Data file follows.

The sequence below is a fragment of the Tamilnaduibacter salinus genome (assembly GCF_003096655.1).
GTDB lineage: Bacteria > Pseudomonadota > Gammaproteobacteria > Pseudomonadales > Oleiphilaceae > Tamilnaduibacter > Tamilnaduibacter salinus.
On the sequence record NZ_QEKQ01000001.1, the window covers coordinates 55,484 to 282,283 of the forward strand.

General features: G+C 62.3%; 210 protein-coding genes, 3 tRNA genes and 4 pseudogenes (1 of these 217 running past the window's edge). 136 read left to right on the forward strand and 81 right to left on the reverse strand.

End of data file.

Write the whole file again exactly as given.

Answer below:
The sequence below is a fragment of the Tamilnaduibacter salinus genome (assembly GCF_003096655.1).
GTDB lineage: Bacteria > Pseudomonadota > Gammaproteobacteria > Pseudomonadales > Oleiphilaceae > Tamilnaduibacter > Tamilnaduibacter salinus.
On the sequence record NZ_QEKQ01000001.1, the window covers coordinates 55,484 to 282,283 of the forward strand.

General features: G+C 62.3%; 210 protein-coding genes, 3 tRNA genes and 4 pseudogenes (1 of these 217 running past the window's edge). 136 read left to right on the forward strand and 81 right to left on the reverse strand.